William Morris

Ugly London

Ouida's article on the ugliness of London does, as you suggest, call for remarks from those who care at all for the real pleasure of life for themselves and others. But the subject is so wide that to begin with I had better limit it; for, as has been often said, London is not a town, but a country covered with houses. Now, the London which presents itself to Ouida is not the London of the matchmakers and dock-labourers in the East, or of the brickmakers and gas-workers of the west; she is not thinking of the slums beyond Bethnal-green, or those of Fulham and Latimer-road, but of the shops and dwellings of the bourgeoisie, middle and upper (for England has no aristocracy). Of this well-to-do London, therefore, I will say a few words.

And first that her criticism of it is quite undeniable. I admit that it is not fair to compare bourgeois London with Venice, which is still a medieval city; or with Florence, which, though for years past now completely modernized, contains so many glorious monuments of the times of art. The proper city to compare London with is Paris, which is now entirely modern, and like London is not a mere makeshift accessory to a set of workshops, an encampment of capitalists and their machines, as are Manchester, Glasgow, and Birmingham, but a centre, political, social and intellectual, of a great system. Well, there are, I should think, few Londoners who do not feel exhilarated and happy with the change from London to Paris, who are not forced to admit that they have left something which is not pleasant and come to something which is. And yet please to note that, except for a few monuments of art, the buildings in Paris are quite without beauty, and are generally actively ugly. Paris is no longer a beautiful city, but it is delightful compared with London. You can stroll with pleasure in Paris; in London you cannot, unless you are a philosopher or a fool; you can only go from one piece of business to another.

There is, indeed, as Ouida says, something soul-deadening and discouraging in the ugliness of London; other ugly cities may be rougher and more savage in their brutality, but none are so desperately shabby, so irredeemably vulgar as London. It is difficult to express in words the feeling with which this "cockney nightmare" burdens me; "discouraging" is still the best word I can find. Or may I call in an analogy drawn from another sense than that of sight? There are certainly smells which are more depressing and deadly to pleasure than those which are frankly the nastiest: the refuse of gasworks, the brickfields in the calm summer evening, the faint, sweet smell of a suspicious drain, the London wood pavement at two o'clock on a hot, close summer morning - these kinds of smells are more lowering than the kind of stench that drives one to write furiously to the district surveyor. And the quality of London ugliness is just of this heart-sickening kind.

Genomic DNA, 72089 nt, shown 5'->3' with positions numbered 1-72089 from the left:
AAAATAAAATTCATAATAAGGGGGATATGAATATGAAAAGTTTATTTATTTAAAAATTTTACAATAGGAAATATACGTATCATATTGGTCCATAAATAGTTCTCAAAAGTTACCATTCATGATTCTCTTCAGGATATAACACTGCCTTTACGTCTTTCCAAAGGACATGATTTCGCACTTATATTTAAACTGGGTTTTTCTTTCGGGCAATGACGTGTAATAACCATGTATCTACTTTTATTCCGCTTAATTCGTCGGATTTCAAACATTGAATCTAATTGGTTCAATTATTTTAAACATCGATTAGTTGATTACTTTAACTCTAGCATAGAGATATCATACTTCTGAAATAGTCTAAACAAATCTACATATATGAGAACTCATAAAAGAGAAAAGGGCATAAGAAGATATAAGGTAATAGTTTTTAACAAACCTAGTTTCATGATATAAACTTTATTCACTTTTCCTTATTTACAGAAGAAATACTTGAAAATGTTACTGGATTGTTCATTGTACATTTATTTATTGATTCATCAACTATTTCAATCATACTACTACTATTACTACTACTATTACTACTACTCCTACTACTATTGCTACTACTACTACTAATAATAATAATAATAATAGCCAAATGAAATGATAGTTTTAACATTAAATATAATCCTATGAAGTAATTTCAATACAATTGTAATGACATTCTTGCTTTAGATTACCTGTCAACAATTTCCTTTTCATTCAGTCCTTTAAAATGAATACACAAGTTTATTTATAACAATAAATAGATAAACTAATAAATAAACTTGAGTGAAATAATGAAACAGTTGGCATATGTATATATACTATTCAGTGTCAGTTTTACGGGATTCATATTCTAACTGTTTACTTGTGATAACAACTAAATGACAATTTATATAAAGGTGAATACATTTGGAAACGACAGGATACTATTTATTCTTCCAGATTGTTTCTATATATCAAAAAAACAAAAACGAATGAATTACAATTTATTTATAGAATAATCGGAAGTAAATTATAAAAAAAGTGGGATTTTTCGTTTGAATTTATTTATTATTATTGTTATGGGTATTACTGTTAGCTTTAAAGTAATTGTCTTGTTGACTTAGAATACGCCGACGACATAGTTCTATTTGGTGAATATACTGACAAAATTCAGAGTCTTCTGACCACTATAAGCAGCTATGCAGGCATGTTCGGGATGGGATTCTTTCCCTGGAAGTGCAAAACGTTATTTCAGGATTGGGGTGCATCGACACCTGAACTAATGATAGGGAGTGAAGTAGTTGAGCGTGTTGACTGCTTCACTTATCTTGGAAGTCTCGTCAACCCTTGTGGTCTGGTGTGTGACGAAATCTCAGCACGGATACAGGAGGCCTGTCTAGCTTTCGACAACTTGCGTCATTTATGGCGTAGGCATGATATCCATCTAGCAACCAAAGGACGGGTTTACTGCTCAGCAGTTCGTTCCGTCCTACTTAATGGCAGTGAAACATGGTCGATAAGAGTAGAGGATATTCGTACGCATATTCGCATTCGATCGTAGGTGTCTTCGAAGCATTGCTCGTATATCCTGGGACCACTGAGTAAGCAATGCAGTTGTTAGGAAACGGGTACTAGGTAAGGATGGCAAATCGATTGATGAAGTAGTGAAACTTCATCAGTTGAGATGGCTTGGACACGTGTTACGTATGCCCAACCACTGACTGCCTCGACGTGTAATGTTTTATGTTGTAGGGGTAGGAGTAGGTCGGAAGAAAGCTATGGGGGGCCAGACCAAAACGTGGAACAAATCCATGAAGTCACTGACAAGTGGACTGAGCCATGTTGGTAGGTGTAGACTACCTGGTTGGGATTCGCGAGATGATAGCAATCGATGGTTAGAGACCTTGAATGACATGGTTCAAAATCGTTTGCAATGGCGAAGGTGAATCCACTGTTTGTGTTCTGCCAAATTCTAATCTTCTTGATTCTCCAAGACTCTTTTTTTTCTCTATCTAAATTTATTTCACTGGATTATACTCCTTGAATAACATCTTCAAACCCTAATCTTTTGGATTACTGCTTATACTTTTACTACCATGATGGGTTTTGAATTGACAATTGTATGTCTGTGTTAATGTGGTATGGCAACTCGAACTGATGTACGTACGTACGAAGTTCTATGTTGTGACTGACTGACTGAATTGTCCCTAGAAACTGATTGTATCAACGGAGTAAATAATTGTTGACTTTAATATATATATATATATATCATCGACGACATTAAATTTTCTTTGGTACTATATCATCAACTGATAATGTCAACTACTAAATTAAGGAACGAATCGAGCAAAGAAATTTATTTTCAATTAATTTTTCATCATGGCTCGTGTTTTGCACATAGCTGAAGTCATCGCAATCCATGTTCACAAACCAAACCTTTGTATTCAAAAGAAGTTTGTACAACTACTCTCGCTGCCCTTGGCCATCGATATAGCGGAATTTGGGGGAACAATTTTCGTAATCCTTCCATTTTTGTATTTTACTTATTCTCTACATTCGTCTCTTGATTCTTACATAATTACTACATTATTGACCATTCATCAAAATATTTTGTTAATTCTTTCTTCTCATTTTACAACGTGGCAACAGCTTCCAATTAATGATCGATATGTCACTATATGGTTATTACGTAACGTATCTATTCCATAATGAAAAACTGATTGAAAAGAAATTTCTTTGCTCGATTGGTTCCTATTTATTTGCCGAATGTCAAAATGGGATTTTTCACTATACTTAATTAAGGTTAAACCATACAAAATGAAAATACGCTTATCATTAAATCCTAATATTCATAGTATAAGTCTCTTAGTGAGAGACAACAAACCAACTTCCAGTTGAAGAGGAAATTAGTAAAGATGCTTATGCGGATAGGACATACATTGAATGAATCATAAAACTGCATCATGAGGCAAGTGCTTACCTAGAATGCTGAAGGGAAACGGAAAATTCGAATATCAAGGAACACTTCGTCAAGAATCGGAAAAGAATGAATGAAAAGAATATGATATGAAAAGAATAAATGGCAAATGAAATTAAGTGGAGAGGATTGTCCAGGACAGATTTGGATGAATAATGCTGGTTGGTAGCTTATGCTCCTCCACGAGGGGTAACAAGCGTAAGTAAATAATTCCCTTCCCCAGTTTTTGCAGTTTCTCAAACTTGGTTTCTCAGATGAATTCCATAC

Well, I find that I can do little more than endorse Ouida's criticism on bourgeois London. As to the remedies for this shabby misery I will suggest two or three things which might be done, but which I cannot venture to call "remedies." First a negative step. In case it should be possible to improve London streets architecturally, it would be well to abolish the Metropolitan Building Act which, passed at a time when we had reached bottom in architectural degradation allows all sorts of shabby abortions to be set up, while it forces architects to forego many pieces of inventiveness and picturesqueness, or to attempt "squaring" the surveyor. For the rest, by all means as many trees in the streets as we can get; and, by the way, they should not be pruned like pear-trees in an orchard house, as thecustom now is. They are almost all American planes, and whatever beauty can be got out of that tree is to be had by allowing it to grow freely; besides, the more they spread, the more they will hide the houses.

Again, bourgeois London would be made much pleasanter by taking away all the railings of the square gardens and throwing them open to the public. What grass was left in them should not be walked upon, but basketed or coped in, as is done in Paris. This would be no loss, as London trodden grass is a very depressing growth, and fine trees rising out of the pavement have a decidedly noble look.

You see these are feeble palliatives - attempts, that is, to make Hell happy, instead of a resolution to get rid of it; and yet the last of them is clearly impossible under the present state of things. In truth, the only point in which I seem to differ from Ouida is that whereas she says it would be easy to make bourgeois London joyous, I say it would not only be not easy, but impossible. It is unreasonable to expect it to be otherwise. Rich London is the creature of slum-London, of poor London; and though I do not say that the London slums are worse than those of other big cities, yet they together with the rich quarters make up the monstrosity we call London, which is at once the centre and the token of the slavery of commercialism which has taken the place of the slaveries of the past; and it is fitting that those who profit (?) by this slavery should have its results brought home to them most obviously in its headquarters. The sickening hideousness of London, the metropolis of the nation, which has worked out the sum of commercialism most completely, seems to me a mark of disgrace branded on our wire-drawn refinement to show that it is based on the worst kind of theft - legal stealing from the poor.

Pall Mall Gazette, 4 September 1888, pp. 1-2.